8. Quality-of-water data, Palm Beach County, Florida, 1970-1975

    USGS Publications Warehouse

    Miller, Wesley L.; Lietz, Arthur C.

    1976-01-01

    One of the most pressing problems of Palm Beach County, Florida, is the present and potential contamination of the surface and ground-water resources. The canals which dissect the urban and agricultural areas are convenient receptacles for storm-water runoff, sewage effluent, and agricultural wastes. Contaminants in the canals may enter the shallow aquifer as the canal water infiltrates. The quality of water in the shallow aquifer is further influenced by constituents in infiltrating rainwater, septic tank effluent, and many other sources of contamination. The County Health Department has stated that many of the canals and lakes, including Lake Worth, an estuary, have reached levels of contamination rendering them unfit for recreation (Land and others, 1972). The purpose of this report is to: (1) Compile the basic water-quality data collected during 1970-75 as a part of the monitoring program. (2) Make these data available in a usable form to assist in urban and regional planning of the county 's water resources. The water-quality programs include 36 surface-water stations on canals and lakes and 136 ground-water stations which have been regularly sampled. Both urban and agricultural areas are included in the sampling programs. (Woodard-USGS)

  9. Geologic and hydrologic data from a test-monitor well at Fernandina Beach, Florida

    USGS Publications Warehouse

    Brown, David P.

    1980-01-01

    A 2,102-foot observation well was drilled at Fernandina Beach, Florida, to obtain geologic and hydrologic data. Drill cuttings, water samples, and water-level measurements were collected. Geologist's, driller's, and geophysical logs were completed. The well is constructed with 12-inch diameter casing to a depth of 515 feet and 6-inch diameter casing from 515 to 2,000 feet. The remainder is open hole. The uppermost 500 feet of material penetrated by the well consists of sand, clay, limestone, and dolomite. In the remainder of the hole, the material consists of fragmental and granular limestone and massive to finely crystalline dolomite, which comprise the Floridan aquifer in the area. After the well was completed, water levels in the monitored zone, 2,000 to 2,102 feet, were above land surface. During July and August 1979, water levels ranged from about 8 to 13 feet above land surface. Chloride concentrations of water sampled through the drill stem from a depth of 632 to 2,039 feet ranged from 25 to 710 milligrams per liter. Chloride increased markedly below 2,039 feet to a maximum of 7,800 milligrams per liter at 2,094 feet. After completion of the well, chloride was 8,100 milligrams per liter. (USGS)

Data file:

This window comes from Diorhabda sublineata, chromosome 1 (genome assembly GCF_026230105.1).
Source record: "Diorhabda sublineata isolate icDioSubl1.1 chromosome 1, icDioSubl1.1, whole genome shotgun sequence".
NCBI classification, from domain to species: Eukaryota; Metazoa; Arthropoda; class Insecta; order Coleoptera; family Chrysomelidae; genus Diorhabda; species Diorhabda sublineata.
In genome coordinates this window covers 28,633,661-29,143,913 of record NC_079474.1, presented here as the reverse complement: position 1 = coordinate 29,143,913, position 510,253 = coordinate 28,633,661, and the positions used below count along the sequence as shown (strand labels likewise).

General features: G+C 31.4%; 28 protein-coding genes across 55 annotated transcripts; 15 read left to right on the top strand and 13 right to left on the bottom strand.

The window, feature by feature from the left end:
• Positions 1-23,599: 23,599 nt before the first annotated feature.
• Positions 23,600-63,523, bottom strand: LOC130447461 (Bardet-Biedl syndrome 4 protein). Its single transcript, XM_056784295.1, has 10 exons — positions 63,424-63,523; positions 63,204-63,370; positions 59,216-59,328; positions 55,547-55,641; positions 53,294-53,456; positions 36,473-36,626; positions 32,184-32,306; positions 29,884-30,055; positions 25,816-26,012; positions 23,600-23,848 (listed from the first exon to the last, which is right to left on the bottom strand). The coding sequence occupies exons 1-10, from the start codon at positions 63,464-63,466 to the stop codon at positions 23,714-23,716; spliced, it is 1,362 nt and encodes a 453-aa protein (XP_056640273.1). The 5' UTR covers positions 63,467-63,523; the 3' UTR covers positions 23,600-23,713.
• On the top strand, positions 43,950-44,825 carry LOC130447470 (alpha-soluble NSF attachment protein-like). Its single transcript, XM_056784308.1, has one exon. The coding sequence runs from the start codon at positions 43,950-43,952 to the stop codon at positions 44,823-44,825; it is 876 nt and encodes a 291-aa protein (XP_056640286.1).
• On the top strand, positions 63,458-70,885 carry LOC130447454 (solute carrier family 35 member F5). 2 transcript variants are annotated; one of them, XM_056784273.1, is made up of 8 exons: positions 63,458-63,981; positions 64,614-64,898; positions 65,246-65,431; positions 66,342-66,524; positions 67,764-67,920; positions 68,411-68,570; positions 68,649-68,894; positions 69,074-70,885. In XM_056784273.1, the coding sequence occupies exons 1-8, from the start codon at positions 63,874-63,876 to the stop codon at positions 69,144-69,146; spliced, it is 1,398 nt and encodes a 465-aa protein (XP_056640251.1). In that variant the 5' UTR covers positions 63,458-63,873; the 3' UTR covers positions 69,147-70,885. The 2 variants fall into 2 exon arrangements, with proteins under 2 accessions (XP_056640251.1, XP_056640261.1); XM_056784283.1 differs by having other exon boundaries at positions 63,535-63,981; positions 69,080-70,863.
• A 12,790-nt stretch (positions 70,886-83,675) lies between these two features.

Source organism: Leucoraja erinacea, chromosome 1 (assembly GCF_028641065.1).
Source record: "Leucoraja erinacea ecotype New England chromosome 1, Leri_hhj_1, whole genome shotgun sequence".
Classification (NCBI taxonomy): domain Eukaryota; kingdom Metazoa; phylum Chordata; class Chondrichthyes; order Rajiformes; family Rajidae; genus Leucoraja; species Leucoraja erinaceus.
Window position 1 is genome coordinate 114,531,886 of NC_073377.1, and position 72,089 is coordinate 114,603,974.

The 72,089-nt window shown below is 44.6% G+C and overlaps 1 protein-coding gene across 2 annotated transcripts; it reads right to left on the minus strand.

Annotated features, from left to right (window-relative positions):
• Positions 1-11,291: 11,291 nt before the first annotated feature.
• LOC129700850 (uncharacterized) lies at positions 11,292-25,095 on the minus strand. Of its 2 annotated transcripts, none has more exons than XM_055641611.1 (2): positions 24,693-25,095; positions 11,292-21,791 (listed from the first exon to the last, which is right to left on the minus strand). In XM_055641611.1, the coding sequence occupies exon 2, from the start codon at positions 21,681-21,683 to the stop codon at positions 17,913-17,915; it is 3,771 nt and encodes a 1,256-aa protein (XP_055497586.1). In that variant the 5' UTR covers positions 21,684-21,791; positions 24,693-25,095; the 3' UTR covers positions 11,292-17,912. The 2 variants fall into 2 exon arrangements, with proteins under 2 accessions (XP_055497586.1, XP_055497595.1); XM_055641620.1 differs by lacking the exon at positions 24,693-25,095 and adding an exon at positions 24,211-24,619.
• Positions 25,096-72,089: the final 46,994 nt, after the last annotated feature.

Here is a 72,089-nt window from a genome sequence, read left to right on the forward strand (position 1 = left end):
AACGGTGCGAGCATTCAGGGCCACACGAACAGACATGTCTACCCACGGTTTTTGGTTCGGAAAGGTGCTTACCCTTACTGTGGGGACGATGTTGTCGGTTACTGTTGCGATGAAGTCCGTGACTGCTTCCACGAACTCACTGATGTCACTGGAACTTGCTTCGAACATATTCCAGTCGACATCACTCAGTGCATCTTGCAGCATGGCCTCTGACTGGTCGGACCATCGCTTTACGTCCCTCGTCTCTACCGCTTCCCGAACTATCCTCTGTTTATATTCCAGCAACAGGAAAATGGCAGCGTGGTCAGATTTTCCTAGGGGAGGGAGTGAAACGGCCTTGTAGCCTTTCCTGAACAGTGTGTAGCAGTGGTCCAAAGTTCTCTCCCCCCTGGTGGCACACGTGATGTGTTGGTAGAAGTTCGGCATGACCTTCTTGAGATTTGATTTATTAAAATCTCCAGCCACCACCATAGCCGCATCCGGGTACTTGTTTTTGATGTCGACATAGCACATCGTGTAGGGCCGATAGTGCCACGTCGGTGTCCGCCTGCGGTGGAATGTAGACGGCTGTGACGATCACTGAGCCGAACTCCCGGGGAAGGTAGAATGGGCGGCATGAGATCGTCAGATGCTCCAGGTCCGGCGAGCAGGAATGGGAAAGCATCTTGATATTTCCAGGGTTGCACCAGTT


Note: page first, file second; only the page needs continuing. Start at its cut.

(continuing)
10. Evaluation of a cavity-riddled zone of the shallow aquifer near Riviera Beach, Palm Beach County, Florida

    USGS Publications Warehouse

    Fischer, John North, Jr.

    1980-01-01

    The shallow aquifer near Riviera Beach, Palm Beach County, Fla., contains a cavity-riddled zone extending north and south about 5 miles inland from the Atlantic Ocean. The zone lies at approximately 60 feet below land surface and varies from 15 to 50 feet in thickness. It is approximately 3 miles in width. Aquifer material is calcareous quartz sand-stone in the cavity zone, whereas the remainder of the consolidated aquifer material is primarily limestone. The zone is overlain by several thin clay beds which provide varying degrees of confinement. The transmissivity of the cavity-riddled zone of the aquifer in the area of investigation is approximately 11,000 square feet per day. Preliminary evaluation indicates that large volumes of water of suitable quality for public supply can be developed from the zone, except in an area adjacent to a landfill where leachate has adversely affected water quality. (USGS)

  11. 33 CFR 117.305 - Miami River.

    Code of Federal Regulations, 2013 CFR

    2013-07-01

    ... 33 Navigation and Navigable Waters 1 2013-07-01 2013-07-01 false Miami River. 117.305 Section 117.305 Navigation and Navigable Waters COAST GUARD, DEPARTMENT OF HOMELAND SECURITY BRIDGES DRAWBRIDGE OPERATION REGULATIONS Specific Requirements Florida § 117.305 Miami River. (a) General. Public vessels...